Yum China (YUMC). The Chinese division of the US restaurant chain operator, Yum Brands, was spun off in 2016. It owns more than 7,600 restaurants in China, including brands such as KFC, Pizza Hut and Taco Bell, that attract a combined two billion customer visits annually. This is one of the biggest holdings in my portfolio. The business is a cash-making machine, and Yum China could easily triple its number of existing restaurants by expanding into hundreds of lower-tier cities and transportation hubs, such as railway stations.

Consumer Financial Services

More than 700 billion Asian adults still do not have bank accounts. As individuals migrate from villages to cities, they need bank services to help them pay bills, take out loans and send money to relatives. Two financial-services stocks that my fund owns…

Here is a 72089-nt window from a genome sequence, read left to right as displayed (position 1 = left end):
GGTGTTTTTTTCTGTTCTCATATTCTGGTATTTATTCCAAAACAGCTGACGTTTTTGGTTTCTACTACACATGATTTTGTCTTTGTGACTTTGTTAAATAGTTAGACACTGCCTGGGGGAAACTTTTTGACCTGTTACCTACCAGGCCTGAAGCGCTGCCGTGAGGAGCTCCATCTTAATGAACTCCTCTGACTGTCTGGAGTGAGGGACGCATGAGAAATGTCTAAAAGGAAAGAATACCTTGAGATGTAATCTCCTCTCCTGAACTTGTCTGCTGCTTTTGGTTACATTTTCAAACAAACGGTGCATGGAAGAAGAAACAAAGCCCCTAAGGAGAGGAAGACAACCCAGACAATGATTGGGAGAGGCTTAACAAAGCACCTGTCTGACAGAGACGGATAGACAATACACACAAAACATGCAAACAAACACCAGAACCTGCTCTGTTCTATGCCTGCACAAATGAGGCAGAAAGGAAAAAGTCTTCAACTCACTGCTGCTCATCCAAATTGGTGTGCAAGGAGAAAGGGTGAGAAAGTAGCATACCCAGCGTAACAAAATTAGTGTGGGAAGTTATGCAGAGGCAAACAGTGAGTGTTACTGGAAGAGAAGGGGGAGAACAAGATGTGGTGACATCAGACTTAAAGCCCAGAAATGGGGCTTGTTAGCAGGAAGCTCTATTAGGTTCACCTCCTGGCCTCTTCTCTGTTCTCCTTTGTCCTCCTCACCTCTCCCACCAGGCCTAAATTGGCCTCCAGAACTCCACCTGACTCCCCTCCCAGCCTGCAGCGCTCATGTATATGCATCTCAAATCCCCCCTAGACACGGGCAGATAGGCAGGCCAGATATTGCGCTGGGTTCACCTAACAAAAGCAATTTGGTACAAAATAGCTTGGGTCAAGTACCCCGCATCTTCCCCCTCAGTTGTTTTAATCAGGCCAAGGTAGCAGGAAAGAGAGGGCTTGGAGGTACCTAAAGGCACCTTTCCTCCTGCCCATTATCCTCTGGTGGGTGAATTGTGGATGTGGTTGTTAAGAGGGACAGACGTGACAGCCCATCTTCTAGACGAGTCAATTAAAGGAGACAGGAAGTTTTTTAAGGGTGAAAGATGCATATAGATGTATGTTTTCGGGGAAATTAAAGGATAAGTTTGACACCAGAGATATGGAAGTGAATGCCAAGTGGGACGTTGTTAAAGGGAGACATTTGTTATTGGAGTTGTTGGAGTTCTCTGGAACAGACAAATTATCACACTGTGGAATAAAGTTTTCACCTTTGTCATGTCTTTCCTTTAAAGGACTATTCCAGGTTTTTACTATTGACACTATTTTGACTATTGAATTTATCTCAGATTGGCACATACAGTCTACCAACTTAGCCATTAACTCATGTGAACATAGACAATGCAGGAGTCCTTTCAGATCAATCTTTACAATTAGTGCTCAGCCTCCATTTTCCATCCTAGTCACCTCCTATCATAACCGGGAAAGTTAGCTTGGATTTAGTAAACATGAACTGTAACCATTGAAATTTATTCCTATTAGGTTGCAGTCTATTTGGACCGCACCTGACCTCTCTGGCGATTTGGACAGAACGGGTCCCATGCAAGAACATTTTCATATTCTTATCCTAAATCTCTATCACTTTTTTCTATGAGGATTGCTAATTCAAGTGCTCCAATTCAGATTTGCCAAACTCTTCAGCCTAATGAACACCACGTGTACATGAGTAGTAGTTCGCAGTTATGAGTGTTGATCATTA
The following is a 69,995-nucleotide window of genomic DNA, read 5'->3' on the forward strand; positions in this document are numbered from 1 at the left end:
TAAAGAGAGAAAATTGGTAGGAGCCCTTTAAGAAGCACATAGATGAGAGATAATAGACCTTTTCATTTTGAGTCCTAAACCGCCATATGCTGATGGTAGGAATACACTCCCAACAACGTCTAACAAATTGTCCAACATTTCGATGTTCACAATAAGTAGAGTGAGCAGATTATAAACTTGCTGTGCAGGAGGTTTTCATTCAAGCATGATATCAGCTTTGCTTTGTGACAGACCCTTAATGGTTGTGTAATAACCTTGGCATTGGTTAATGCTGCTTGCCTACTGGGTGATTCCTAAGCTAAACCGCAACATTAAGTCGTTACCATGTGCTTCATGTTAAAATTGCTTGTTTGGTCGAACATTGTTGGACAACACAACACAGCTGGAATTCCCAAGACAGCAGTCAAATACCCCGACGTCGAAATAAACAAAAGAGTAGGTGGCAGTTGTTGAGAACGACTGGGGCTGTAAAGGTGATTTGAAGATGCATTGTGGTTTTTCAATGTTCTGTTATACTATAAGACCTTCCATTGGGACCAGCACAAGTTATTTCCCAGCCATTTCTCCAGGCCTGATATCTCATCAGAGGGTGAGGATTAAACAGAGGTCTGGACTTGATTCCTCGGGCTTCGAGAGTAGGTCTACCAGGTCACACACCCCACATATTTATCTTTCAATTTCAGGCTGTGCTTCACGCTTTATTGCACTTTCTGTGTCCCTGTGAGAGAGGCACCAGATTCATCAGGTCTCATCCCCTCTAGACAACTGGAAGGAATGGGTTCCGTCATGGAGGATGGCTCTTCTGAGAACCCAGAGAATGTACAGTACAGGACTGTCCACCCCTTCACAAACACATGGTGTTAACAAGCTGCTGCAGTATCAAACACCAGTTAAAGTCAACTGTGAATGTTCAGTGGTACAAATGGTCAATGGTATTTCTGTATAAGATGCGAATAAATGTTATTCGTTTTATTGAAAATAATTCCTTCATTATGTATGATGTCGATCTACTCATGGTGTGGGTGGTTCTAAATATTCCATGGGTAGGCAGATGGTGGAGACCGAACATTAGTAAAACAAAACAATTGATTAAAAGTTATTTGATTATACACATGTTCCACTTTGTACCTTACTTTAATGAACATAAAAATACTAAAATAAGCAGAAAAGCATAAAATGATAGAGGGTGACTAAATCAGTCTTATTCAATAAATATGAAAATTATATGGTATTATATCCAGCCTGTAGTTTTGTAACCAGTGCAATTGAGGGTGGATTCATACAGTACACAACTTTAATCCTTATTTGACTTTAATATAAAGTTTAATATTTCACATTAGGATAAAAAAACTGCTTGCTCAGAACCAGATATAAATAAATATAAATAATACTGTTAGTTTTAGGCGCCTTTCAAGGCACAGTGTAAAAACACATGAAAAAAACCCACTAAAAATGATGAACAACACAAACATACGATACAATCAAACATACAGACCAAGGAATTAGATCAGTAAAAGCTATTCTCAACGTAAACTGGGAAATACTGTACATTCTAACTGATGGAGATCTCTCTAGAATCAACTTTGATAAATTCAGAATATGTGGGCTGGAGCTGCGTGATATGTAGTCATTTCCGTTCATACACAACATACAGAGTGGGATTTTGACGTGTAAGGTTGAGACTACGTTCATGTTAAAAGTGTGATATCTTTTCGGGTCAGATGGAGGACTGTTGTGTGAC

DBS Group (DBSDY). The ­Singapore-based bank, with a full range of consumer and corporate banking services, is the largest in Southeast Asia, with nine million customers in 18 markets. Its asset-management business oversees more than $150 billion. Global Finance magazine has named DBS one of the most stable banks in the world.

AIA Group Ltd. (AAGIY) was formerly a subsidiary of the insurance company American International Group (AIG), which, during its US government bailout in 2008, was forced to sell AIA. A decade later, AIA is one of Asia’s dominant life, accident and health insurers, present in 18 markets and serving the holders of more than 46 million individual and group policies.

*Moffett’s investments in the Asia-Pacific region typically focus on two city-states—Hong Kong and Singapore—as well as China, India, Indonesia, Malaysia, the Philippines, South Korea, Taiwan, Thailand and Vietnam.

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Source: Eric C. Moffett, portfolio manager for the T. Rowe Price Asia Opportunities Fund (TRAOX). Its 10.5% annualized return over the past three years ranks in the top 6% of its category. Date: August 15, 2018 Publication: Bottom Line Personal